Darwin Barney is a 24-year old right handed shortstop drafted by the Cubs in 2007. Barney is ranked 18th in the Cubs farm system by Baseball America and 15th by Baseball Prospectus. According to Vine Line’s Fifty Nifty Names from the Farm, Darwin has the best baseball IQ among Cubs prospects, and is first in competitiveness.
In 2006 Barney helped the Beavers win the College World Series, and then was selected to play for Team USA and helped his team win gold at the World University Championships. His college career wasn’t over yet he lead the Beavers back to the College World Series and won again in 2007, he was the star in that performance.
Barney had a very busy 2007. His professional career began after being drafted in the fourth round (137th overall pick) by the Chicago Cubs. He also had a short acting career with a role in the baseball movie “Calvin Marshall” with actor Steve Zahn, the filming was done in 2007 as well. (Here’s a link and article about it, including a clip from the movie Aaron Fentress, The Oregonian.) I have not watched the movie yet, but It is definitely on my to do list.
Darwin has rocketed through the Cubs farm system making it all the way up to AAA in less than two full seasons (39 games in 2007, full season in 2008, made it to AAA halfway through 2009), going from five games in rookie league ball to Low-A Peoria, where he played 39 games all in 2007, the year he was drafted. In 2007 he hit .273/.323/.392.
In 2008 Barney was promoted to High A Daytona where he hit .262/.325/.357 and he continued to play stellar defense. Darwin Barney showed a lot of progress offensively last year in AA he hit .317/.368/.401 in 74 games improving his batting average, on base percentage, and slugging percentage. Then he was promoted to AAA for the second half of the season(62 Games), he struggled a bit at first upon his promotion, after 14 games he was hitting .170, but went on to pull his average up to .268/.308/.368 at AAA.
Combined between AA and AAA he hit .293/.339/.369/.708, I’ve heard him compared a lot to Ryan Theriot at the dish, but with better defense. Barney stole nine bases last year and was caught twice. While Barney most likely is not going to be is a starting Major League shortstop, he is primarily known for his superior defense, great range and a very solid arm. He is not a power hitter or a speed guy who is going to steal a lot of bases. To make it to the majors and stick around, he needs to keep up a decent batting average, and on base percentage, and continue to play above average defense.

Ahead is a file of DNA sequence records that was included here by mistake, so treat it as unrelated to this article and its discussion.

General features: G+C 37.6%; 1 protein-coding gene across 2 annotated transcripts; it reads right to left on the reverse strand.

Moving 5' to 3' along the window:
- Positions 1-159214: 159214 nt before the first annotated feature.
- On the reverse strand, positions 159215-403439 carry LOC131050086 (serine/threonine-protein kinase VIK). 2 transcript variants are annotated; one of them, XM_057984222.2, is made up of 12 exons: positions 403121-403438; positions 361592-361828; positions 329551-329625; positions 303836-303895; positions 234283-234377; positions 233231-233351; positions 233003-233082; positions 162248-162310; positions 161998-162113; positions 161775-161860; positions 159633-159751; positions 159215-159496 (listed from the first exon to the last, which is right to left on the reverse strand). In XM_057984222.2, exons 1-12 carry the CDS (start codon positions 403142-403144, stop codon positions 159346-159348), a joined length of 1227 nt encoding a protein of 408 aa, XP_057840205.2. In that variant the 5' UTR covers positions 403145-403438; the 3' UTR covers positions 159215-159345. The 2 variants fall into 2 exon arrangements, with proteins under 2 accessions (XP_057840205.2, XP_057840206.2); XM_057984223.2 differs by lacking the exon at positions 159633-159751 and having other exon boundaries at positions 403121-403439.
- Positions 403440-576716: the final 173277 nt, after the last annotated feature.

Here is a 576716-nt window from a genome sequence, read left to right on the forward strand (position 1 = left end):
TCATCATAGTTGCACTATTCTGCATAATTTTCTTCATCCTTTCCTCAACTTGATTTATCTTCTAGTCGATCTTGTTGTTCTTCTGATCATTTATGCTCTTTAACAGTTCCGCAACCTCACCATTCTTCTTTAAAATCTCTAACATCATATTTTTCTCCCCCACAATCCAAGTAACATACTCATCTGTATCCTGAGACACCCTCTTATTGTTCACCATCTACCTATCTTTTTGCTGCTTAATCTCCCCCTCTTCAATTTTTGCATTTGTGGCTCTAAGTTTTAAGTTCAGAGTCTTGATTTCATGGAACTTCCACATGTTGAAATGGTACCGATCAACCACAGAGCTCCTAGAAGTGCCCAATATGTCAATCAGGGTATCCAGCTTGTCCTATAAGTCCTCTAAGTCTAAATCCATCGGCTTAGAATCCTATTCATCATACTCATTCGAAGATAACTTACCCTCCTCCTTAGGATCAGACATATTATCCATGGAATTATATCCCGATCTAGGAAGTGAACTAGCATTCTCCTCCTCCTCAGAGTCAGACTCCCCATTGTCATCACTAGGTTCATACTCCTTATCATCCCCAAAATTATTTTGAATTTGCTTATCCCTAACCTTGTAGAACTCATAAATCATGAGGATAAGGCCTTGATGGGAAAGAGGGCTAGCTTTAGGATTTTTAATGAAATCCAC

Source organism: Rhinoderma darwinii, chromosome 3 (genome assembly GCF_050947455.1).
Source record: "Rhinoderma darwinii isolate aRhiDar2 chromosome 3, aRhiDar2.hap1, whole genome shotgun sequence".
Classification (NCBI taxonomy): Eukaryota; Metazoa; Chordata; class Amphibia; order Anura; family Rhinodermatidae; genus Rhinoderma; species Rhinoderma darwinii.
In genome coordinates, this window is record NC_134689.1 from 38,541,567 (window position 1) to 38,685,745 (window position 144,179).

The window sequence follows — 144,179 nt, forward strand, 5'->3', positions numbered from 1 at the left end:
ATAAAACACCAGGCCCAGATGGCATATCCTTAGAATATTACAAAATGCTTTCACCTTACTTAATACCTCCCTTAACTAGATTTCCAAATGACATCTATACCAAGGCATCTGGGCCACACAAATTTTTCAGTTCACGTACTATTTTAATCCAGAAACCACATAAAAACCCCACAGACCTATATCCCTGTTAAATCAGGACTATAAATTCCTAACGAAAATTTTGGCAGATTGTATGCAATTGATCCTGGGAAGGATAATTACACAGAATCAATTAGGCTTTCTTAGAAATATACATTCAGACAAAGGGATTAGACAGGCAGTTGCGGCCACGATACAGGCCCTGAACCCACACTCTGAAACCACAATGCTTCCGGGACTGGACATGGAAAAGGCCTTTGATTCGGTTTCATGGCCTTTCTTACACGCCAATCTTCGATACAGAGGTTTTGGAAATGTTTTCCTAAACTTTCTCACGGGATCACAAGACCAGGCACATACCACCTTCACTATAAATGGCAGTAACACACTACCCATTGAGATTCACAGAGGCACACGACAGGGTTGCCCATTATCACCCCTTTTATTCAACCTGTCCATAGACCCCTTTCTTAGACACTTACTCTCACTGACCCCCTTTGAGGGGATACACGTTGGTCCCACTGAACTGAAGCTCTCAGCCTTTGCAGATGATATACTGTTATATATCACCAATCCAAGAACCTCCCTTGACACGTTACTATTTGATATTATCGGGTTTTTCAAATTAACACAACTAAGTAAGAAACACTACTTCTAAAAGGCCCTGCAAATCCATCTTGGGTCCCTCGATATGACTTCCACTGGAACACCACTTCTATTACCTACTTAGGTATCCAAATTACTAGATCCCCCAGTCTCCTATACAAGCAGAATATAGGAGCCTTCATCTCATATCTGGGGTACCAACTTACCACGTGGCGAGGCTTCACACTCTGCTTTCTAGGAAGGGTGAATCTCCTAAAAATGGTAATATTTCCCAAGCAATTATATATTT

With Starlin Castro and Hak-Ju Lee, both up and coming prospects, and incumbent shortstop Ryan Theriot, where does Darwin Barney fit into the Cubs plans?
We already know that Darwin Barney can play solid defense at shortstop. All reports suggest that Starlin Castro will be the starting shortstop at AAA Iowa to start the season. Darwin Barney will most likely be the starting second baseman for the Iowa Cubs. He will probably play some shortstop, and might even play some third base and outfield in the coming season for the Iowa Cubs. All reports suggest that the Cubs will go into the season with Mike Fontenot as the backup shortstop, unless Fontenot shows he can’t play shortstop, Barney has very little chance to make the team, barring an injury.
Barney is projected to be a utility guy in the majors. Interesting to note this spring he has played shortstop, third base, and second base. We could possibly see him in the majors this year (a September call up, or if there are any injuries) , if he has another performance like he did in AA, maybe with the help of a few tweaks by hitting Coach Rudy Jaramillo.
Note from the CCO … in our effort to increase the coverage of the Chicago Cubs Minor League system, the CCO is excited by the additions of Patrick and Brandon to our staff. The interest in the Cubs’ minor league system has increased ten-fold since ChicagoCubsOnline launched nearly five years ago. Brandon will provide Down on the Farm reports with updates from the games on Mondays and Thursdays, while Patrick will provide prospect profiles, among other reports on Wednesdays and Fridays.